There was, a lot like the other games this season when Juve aren’t trying their best to blow a lead, plenty of glimpses of what this team could be when it fully feels comfortable with Sarri and hits its stride. That will obviously take time because nobody should even expect them to be a finished product or well-oiled machine under a new coach in a new system come the third weekend of September. But, they’re getting there. Slowly — and let’s hope that it becomes more and more surely as time goes on — they’re getting there.

It just so happened that, on this day, Juventus had to get a little bit of a smack in the mouth first before truly kicking things into gear.


  • After all of his huffing and puffing about squad rotation, Sarri goes out and makes five changes from the starting lineup we’ve been seeing pretty much all season. So, yeah.
  • There is always going to be the caveat that comes along with Aaron Ramsey involving his health and just how fit he can remain over the course of a season. But even in his first start of the season when he obviously didn’t have 90 minutes in his legs, we got the chance to see just what kind of addition Ramsey will be to Juventus’ midfield. It’s going to be fun to see him work his way into this team, that’s for sure.
  • While Paulo Dybala didn’t get a goal, it was so, so pleasing to see him making runs into the box within minutes of one another rather than being wasted out wide or having to drop so deep that you think he’s part of the three-man midfield. Some of the combination play with Ronaldo was really dangerous, and playing much more of a central role as compared to last season on the right wing just suits Dybala so much more. He will get his goals, he will get his match fitness up and the confidence going again. Once that happens, watch out, folks.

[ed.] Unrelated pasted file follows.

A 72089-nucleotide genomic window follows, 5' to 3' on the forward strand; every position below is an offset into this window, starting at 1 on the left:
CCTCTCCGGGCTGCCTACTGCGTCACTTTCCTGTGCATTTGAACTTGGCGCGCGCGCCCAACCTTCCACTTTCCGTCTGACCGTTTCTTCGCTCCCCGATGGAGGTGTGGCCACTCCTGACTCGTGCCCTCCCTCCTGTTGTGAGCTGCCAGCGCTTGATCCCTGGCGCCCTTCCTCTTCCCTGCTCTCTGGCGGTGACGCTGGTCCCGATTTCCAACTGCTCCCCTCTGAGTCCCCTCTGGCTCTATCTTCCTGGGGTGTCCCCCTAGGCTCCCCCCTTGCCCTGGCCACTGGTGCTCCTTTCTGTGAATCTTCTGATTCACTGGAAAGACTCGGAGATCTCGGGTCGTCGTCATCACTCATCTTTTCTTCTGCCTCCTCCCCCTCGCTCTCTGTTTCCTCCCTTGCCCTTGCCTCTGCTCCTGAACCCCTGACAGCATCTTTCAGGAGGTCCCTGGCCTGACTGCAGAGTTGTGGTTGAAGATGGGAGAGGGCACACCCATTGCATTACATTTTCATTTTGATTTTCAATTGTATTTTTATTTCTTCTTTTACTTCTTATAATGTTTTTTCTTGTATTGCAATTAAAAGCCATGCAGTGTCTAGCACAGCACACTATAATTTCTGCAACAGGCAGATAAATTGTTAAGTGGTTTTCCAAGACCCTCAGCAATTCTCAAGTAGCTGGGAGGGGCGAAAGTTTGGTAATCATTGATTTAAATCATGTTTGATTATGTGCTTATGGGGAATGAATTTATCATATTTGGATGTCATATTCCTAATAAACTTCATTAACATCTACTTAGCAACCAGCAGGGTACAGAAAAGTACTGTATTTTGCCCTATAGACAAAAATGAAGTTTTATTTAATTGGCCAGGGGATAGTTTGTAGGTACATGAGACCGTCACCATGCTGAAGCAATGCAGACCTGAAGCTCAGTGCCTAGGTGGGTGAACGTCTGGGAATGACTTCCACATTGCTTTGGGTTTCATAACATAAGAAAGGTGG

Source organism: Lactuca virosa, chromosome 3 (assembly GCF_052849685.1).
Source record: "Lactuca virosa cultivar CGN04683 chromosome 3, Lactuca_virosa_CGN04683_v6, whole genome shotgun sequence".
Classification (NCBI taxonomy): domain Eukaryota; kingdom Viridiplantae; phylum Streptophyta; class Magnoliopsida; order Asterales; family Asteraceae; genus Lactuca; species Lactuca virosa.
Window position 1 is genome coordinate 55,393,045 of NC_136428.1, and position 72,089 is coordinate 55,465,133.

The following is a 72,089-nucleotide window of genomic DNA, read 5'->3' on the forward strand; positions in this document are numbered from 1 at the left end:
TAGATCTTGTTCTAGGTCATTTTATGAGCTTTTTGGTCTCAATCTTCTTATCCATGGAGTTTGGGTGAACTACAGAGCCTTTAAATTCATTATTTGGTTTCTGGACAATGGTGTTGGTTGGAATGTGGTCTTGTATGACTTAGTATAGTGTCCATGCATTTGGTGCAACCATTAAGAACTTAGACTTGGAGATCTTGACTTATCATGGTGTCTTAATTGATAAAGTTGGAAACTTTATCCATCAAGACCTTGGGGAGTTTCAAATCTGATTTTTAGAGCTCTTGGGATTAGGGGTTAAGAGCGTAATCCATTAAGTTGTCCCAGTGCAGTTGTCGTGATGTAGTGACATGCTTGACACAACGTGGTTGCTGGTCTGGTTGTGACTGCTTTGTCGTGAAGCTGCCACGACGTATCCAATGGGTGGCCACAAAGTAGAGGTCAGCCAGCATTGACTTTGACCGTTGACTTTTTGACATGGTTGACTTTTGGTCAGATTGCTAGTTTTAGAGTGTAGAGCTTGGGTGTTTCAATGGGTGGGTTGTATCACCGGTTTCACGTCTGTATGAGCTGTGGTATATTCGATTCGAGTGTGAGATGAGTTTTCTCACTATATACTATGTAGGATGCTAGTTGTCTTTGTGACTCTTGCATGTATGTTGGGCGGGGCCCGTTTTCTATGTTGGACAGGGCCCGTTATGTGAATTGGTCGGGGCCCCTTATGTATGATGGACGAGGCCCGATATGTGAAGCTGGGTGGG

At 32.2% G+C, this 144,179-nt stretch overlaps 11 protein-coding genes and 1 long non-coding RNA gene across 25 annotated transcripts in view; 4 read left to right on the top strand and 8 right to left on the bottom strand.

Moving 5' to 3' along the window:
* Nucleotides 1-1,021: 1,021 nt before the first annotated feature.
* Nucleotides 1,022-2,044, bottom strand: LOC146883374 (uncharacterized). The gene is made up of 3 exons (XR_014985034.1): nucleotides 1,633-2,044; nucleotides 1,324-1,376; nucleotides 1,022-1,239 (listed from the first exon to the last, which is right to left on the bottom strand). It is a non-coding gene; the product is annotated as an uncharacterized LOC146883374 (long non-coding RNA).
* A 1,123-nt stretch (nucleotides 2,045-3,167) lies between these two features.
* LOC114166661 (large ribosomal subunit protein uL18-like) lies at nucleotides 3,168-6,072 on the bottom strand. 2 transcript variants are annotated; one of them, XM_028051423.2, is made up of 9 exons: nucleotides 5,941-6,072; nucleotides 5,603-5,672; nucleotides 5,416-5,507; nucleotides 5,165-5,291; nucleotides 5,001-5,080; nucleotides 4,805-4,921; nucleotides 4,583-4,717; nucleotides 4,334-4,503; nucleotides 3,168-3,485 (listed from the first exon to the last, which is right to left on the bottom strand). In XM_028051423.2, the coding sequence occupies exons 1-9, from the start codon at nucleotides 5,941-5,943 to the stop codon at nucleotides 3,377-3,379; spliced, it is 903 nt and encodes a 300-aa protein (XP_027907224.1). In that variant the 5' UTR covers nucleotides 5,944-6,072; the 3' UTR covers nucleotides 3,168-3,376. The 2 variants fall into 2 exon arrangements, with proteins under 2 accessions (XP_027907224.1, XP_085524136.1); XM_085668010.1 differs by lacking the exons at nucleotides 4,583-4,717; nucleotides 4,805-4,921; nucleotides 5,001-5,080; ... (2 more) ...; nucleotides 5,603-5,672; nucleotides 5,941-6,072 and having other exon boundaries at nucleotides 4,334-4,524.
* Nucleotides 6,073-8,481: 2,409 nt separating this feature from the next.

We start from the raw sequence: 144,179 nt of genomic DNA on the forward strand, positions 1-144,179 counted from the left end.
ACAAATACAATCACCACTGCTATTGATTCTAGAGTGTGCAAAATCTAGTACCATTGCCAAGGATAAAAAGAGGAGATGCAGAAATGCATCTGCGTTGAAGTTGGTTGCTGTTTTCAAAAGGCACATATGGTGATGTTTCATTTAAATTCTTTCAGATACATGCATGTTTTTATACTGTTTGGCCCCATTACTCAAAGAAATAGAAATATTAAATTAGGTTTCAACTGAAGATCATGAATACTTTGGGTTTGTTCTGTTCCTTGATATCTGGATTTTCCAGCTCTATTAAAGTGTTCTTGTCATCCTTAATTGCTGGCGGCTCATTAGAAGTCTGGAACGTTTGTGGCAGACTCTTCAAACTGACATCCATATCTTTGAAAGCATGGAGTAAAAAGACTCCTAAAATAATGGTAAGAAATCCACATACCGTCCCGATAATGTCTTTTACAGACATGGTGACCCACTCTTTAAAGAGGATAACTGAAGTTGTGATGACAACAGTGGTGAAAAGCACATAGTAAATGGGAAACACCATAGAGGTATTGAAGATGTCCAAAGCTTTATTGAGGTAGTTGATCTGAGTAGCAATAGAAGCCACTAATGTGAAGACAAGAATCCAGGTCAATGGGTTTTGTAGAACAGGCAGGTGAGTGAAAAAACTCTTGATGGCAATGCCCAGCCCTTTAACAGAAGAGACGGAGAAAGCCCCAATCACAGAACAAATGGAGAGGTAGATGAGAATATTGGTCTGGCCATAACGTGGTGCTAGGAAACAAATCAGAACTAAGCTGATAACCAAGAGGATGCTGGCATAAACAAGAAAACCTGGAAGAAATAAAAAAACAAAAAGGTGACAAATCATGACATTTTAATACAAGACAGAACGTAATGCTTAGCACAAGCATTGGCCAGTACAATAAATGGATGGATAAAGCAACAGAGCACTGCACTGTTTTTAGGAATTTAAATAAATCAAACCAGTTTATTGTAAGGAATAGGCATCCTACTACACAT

• Death, taxes and Cristiano Ronaldo blasting free kicks straight into the wall while Miralem Pjanic stands a couple of feet away.
  • Seriously, why is Ronaldo still taking the vast majority of Juventus’ free kicks? (We know why, but it’s still a question worth asking.)
  • As good as Ramsey’s first Juventus start was, the opposite might be said when it comes to Merih Demiral. That was a winding road through both bad and good, highlighted by the penalty he gave away in the first half. Thank goodness he had somebody like Buffon to lead him through the ups and downs against Hellas Verona.
  • Obviously Hellas Verona isn’t at the same level as Atlético Madrid, but Danilo ... wasn’t terrible. This is a step forward. Small step, but a positive step nonetheless.
  • Sami Khedira: 100 percent pass success rate. TAKE THAT, HATERS. (It was 12 passes, but whatever. Let me get my jokes off.)
  • Gonzalo Higuain got his nose busted a couple of minutes after coming on the field to replace Dybala. The announcers were giving him a hard time for being rather upset about it in the aftermath. But think about it: You just came on the field, you get sandwiched by a pair of Hellas Verona defenders trying to make something happen on a corner kick and then you’re bleeding regardless of what the medical staff tries to do. Who knows if it was more than just a bloody nose — like, I dunno, a concussion — but Pipa’s rage gets a pass.
  • Seriously, Buffon back at Juventus making match-winning saves. What a guy.